Royalty owners in Texas are taxed annually based on the value of their mineral interests. Frequently, their interests are joined with other royalty owners’ interests in a practice called pooling. Pooling provisions in oil and gas leases are useful tools. Pooling clauses, in conjunction with unitization agreements, allow lessees to combine acreage covered by two or more leases to create a single production unit over a common reservoir (often called a “unitized tract”). This helps prevent waste, preserve minerals, and protect the rights of landowners over a common reservoir. However, pooling provisions can expose a lessor to taxes from multiple counties.
For example, when a landowner leases mineral rights below the surface tract of a property located in a single county, and those rights are pooled and unitized with other mineral interests in that county, the lessor pays tax on a pro rata basis to the single county. However, when the mineral rights are derived from a pooled unit situated in two counties, the lessor’s royalty payments are almost always subject to property taxes in both counties. Thus, the lessor is taxed on his or her royalty payments by a county in which the lessor owns no land. The neighboring county assesses the lessor for property taxes based on the doctrine of cross-conveyancing – the idea that all parties subject to a pooling agreement own an undivided interest in the pooled unit. Production anywhere on a pooled unit is treated as production on every tract in the unit. However, oil and gas leases often expressly prohibit cross-conveyances of mineral interests. This tension between contractual mineral rights and property taxes was recently addressed by the Texas Twelfth Court of Appeals in Tyler.
Landowners in Shelby County (the “Lessors”) entered into oil and gas leases with pooling provisions. The Lessors’ subsurface mineral interests were unitized with mineral interests in Shelby County and San Augustine County, Texas.
The leases also prohibited the cross-conveyance of the Lessors’ mineral interests, meaning the leases did not transfer title of the Lessors’ mineral interests to other mineral owners in the pooled unit. Notwithstanding, the Lessors signed division orders and accepted royalty payments from the entire pooled unit which included mineral interests owned by landowners in San Augustine County.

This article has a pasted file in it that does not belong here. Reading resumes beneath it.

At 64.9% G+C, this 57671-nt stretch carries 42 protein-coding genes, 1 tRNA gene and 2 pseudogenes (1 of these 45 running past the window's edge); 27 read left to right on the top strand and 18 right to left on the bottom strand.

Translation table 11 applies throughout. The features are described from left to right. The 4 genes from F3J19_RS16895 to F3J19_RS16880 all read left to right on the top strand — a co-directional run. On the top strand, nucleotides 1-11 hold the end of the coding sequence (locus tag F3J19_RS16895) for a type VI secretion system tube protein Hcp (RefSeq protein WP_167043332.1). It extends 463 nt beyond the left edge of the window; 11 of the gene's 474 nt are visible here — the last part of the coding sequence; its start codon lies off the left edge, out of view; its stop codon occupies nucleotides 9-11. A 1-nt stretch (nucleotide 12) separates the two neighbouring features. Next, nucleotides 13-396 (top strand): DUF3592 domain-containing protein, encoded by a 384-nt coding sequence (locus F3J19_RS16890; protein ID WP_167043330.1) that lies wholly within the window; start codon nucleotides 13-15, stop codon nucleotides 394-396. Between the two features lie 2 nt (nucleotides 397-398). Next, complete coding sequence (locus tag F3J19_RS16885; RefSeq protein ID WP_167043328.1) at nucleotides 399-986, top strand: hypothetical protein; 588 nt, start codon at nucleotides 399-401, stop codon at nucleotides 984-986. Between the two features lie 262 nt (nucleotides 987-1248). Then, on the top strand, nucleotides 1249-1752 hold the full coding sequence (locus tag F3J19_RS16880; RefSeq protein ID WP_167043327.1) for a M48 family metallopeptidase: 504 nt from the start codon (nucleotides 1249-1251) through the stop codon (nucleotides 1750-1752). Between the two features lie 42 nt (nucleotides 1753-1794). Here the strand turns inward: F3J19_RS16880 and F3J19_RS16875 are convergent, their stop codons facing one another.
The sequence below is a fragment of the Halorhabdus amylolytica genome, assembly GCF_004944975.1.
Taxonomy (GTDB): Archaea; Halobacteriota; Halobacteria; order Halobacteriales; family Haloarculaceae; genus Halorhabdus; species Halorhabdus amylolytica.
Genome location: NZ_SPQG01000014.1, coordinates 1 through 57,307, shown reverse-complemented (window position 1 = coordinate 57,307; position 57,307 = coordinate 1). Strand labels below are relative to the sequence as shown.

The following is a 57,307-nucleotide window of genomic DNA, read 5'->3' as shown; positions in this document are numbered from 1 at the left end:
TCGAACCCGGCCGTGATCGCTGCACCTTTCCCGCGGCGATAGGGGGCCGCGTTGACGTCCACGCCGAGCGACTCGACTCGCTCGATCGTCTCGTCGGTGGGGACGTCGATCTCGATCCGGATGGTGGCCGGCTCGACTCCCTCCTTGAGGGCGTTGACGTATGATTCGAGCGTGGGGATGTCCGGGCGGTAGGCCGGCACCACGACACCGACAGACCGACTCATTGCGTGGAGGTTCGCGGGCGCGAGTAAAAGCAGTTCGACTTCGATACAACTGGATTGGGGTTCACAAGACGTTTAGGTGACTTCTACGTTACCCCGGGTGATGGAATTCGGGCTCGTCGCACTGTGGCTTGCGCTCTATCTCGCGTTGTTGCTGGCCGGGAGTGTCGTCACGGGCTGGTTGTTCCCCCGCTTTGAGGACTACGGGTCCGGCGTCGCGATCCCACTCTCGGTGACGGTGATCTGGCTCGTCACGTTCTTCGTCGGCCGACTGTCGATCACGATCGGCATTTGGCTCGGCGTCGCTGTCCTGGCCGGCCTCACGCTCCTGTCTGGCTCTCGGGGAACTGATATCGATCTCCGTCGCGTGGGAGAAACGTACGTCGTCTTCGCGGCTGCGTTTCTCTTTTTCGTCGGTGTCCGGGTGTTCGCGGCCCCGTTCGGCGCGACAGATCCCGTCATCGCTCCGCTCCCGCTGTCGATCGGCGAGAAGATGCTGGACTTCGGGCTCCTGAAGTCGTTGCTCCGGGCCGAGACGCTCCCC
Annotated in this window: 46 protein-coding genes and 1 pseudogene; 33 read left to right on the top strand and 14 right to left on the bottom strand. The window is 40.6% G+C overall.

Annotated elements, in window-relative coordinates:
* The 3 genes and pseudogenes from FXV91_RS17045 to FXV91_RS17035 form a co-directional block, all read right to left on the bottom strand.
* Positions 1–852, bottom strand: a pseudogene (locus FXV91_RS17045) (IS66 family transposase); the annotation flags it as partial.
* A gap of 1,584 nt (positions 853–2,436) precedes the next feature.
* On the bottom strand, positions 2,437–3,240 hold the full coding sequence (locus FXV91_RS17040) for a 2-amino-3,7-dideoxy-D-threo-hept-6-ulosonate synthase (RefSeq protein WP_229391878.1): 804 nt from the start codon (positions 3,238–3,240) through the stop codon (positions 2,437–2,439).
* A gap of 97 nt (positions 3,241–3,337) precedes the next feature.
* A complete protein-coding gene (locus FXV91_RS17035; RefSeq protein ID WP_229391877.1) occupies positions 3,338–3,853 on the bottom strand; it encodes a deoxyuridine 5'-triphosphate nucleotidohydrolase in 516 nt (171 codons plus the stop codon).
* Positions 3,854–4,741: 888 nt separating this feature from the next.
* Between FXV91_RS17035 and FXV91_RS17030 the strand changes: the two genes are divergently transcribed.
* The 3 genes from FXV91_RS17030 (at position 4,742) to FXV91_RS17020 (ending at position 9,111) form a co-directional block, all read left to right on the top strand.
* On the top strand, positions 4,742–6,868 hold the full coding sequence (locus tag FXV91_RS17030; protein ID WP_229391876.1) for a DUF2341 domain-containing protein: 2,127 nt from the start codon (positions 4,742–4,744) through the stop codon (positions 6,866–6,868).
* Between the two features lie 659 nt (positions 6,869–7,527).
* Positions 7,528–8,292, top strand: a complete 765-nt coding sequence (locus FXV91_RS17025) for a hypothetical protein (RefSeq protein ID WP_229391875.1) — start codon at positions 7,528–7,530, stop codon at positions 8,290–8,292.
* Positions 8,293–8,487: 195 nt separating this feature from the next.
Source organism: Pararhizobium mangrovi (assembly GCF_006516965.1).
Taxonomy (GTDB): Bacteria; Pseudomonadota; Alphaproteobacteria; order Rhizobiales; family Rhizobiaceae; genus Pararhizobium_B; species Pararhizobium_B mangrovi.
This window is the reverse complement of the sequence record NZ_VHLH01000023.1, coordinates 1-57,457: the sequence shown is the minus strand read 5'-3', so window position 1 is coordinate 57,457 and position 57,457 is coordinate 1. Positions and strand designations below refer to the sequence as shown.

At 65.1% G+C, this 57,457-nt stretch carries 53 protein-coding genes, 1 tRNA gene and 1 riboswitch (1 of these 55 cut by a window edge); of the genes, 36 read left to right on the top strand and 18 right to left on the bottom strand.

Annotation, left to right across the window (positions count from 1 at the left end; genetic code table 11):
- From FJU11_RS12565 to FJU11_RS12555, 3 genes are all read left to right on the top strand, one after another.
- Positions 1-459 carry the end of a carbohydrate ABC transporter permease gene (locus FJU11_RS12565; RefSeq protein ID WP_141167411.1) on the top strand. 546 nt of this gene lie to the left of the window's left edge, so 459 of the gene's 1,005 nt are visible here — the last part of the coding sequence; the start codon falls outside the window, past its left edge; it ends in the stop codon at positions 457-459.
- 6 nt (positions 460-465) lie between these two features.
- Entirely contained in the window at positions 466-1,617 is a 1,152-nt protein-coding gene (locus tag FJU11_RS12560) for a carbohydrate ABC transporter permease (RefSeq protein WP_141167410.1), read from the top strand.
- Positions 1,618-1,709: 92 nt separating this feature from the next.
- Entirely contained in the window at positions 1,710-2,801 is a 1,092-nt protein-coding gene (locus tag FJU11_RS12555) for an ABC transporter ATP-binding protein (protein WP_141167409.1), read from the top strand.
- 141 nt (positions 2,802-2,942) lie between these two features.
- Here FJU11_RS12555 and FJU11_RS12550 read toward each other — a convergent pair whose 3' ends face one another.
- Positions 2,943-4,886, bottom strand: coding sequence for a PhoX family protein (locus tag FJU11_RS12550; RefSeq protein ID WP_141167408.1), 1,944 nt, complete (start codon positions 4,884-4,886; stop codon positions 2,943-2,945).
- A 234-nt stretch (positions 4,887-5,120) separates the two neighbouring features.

The Lessors paid taxes only to Shelby County – where their surface estate was located – and accepted the valuation appraisal for the minerals from the Shelby County Appraisal District. The Lessors disputed the valuation appraisal and tax assessment from the San Augustine County Appraisal District, refusing to pay taxes on minerals located under land that was not owned by them.
Even though the leases specifically prohibited cross-conveyancing of mineral interests, the San Augustine County Appraisal District argued that, by signing division orders the Lessors acknowledged ownership within the entire pooled unit. The district also claimed that by accepting royalty payments pursuant to the division orders, the Lessors could not utilize the prohibition against cross-conveyancing as a basis for not paying taxes in San Augustine County.
Put simply, San Augustine County Appraisal District argued that notwithstanding the specific lease prohibition barring cross-conveyancing, the taxpayer had in reality cross-conveyed its interests by accepting royalty payments from the pooled unit.
“No Texas statute provides for taxation of minerals outside the boundaries of the taxing unit merely by virtue of the fact that they are included in a production unit pursuant to a pooling agreement.”
The appellate court ruled that the signing of division orders and acceptance of royalty payments from a pooled unit does not override a written mineral lease.
Prospective Effect on Texas Ad Valorem Tax Scheme
The San Augustine County Appraisal District argued its method of assessing the mineral interests strictly follows the method used by appraisal districts throughout Texas. The district claimed that depriving appraisal districts of the ability to rely on division orders and unitization agreements would result in “uncertainty in every royalty payment,” forcing taxing districts to review every lease, many of which are not of public record. In response, the appellate court stated, “SCAD [the appraisal district] is required to apply the law, even if it means adapting as the applicable law is clarified through the judicial process.”
Now that this area of law has been “clarified,” royalty owners need to see if their leases are pooled with leases in other counties, determine whether their leases prohibit cross-conveyancing, and protest the illegal taxation to their appraisal review boards. The deadline for doing so this year is May 17, 2021. It is possible that some royalty owners may be entitled to retroactive five-year tax refunds.
 Division orders are legal instruments that document a royalty owner’s intertest in the production of a certain well.
 San Augustine County Appraisal Dist. v. Chambers, 12-20-00128-CV, 2021 WL 219300, at *4 (Tex. App.—Tyler Jan. 21, 2021, pet. filed)